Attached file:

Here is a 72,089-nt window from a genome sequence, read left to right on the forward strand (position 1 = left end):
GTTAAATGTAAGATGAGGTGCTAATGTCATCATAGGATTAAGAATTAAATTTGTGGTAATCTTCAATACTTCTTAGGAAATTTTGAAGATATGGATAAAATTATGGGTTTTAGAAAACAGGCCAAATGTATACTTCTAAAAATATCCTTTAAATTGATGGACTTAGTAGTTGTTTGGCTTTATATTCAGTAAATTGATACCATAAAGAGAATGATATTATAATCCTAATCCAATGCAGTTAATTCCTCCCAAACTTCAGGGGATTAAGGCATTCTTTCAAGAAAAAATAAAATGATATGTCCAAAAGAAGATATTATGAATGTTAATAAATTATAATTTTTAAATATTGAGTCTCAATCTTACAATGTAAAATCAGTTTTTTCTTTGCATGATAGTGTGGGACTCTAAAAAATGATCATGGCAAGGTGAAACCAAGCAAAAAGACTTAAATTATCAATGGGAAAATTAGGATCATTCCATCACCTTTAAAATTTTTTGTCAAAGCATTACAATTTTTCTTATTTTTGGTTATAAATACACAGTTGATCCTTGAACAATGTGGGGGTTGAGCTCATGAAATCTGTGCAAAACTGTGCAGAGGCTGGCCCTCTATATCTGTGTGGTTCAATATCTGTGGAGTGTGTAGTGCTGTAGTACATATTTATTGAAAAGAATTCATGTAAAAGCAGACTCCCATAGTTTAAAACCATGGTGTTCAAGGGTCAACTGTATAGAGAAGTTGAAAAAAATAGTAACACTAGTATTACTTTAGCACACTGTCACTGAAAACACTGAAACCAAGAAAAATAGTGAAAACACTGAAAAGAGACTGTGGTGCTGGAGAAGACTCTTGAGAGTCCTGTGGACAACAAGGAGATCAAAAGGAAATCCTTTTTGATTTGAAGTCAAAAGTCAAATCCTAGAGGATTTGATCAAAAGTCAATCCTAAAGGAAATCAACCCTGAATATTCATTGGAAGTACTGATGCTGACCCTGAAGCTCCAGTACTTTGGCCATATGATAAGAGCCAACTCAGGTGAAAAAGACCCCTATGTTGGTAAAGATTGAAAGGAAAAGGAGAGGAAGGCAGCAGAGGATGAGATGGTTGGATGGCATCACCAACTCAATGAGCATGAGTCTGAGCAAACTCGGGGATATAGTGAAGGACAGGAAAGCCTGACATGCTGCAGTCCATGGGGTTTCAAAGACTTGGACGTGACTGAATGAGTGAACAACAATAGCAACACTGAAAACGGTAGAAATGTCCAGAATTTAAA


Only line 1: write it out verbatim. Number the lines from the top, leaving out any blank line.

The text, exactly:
Here is a 72,089-nt window from a genome sequence, read left to right on the forward strand (position 1 = left end):